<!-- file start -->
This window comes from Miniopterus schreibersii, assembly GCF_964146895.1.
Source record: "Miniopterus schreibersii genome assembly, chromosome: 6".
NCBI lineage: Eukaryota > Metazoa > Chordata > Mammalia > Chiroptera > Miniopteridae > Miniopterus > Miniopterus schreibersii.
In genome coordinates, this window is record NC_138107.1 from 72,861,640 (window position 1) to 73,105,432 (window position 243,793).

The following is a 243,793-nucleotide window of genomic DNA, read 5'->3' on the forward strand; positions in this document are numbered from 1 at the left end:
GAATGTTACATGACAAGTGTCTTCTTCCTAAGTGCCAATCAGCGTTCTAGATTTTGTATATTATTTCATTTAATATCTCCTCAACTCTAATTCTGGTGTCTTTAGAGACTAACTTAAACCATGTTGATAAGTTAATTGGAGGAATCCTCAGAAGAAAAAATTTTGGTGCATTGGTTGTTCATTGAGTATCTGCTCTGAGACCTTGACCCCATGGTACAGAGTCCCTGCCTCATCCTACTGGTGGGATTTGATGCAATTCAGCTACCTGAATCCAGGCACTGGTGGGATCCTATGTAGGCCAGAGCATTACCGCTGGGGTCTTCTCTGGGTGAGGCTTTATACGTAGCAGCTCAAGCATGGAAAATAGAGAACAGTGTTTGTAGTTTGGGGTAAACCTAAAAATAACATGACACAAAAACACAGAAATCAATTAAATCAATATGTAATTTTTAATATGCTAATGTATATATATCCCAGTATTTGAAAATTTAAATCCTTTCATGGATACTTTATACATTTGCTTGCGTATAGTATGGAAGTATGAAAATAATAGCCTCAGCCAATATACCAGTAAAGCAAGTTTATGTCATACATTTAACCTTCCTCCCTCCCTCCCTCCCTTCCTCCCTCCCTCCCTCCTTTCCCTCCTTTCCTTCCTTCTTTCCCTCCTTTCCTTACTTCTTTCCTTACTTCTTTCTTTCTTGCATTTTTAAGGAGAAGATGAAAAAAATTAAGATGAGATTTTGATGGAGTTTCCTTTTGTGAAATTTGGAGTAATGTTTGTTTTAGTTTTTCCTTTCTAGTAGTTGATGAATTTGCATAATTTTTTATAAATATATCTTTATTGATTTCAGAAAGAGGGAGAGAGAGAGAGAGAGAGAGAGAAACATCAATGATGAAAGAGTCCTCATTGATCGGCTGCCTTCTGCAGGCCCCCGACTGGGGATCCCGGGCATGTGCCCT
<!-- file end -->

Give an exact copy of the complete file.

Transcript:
This window comes from Miniopterus schreibersii, assembly GCF_964146895.1.
Source record: "Miniopterus schreibersii genome assembly, chromosome: 6".
NCBI lineage: Eukaryota > Metazoa > Chordata > Mammalia > Chiroptera > Miniopteridae > Miniopterus > Miniopterus schreibersii.
In genome coordinates, this window is record NC_138107.1 from 72,861,640 (window position 1) to 73,105,432 (window position 243,793).

The following is a 243,793-nucleotide window of genomic DNA, read 5'->3' on the forward strand; positions in this document are numbered from 1 at the left end:
GAATGTTACATGACAAGTGTCTTCTTCCTAAGTGCCAATCAGCGTTCTAGATTTTGTATATTATTTCATTTAATATCTCCTCAACTCTAATTCTGGTGTCTTTAGAGACTAACTTAAACCATGTTGATAAGTTAATTGGAGGAATCCTCAGAAGAAAAAATTTTGGTGCATTGGTTGTTCATTGAGTATCTGCTCTGAGACCTTGACCCCATGGTACAGAGTCCCTGCCTCATCCTACTGGTGGGATTTGATGCAATTCAGCTACCTGAATCCAGGCACTGGTGGGATCCTATGTAGGCCAGAGCATTACCGCTGGGGTCTTCTCTGGGTGAGGCTTTATACGTAGCAGCTCAAGCATGGAAAATAGAGAACAGTGTTTGTAGTTTGGGGTAAACCTAAAAATAACATGACACAAAAACACAGAAATCAATTAAATCAATATGTAATTTTTAATATGCTAATGTATATATATCCCAGTATTTGAAAATTTAAATCCTTTCATGGATACTTTATACATTTGCTTGCGTATAGTATGGAAGTATGAAAATAATAGCCTCAGCCAATATACCAGTAAAGCAAGTTTATGTCATACATTTAACCTTCCTCCCTCCCTCCCTCCCTTCCTCCCTCCCTCCCTCCTTTCCCTCCTTTCCTTCCTTCTTTCCCTCCTTTCCTTACTTCTTTCCTTACTTCTTTCTTTCTTGCATTTTTAAGGAGAAGATGAAAAAAATTAAGATGAGATTTTGATGGAGTTTCCTTTTGTGAAATTTGGAGTAATGTTTGTTTTAGTTTTTCCTTTCTAGTAGTTGATGAATTTGCATAATTTTTTATAAATATATCTTTATTGATTTCAGAAAGAGGGAGAGAGAGAGAGAGAGAGAGAGAAACATCAATGATGAAAGAGTCCTCATTGATCGGCTGCCTTCTGCAGGCCCCCGACTGGGGATCCCGGGCATGTGCCCT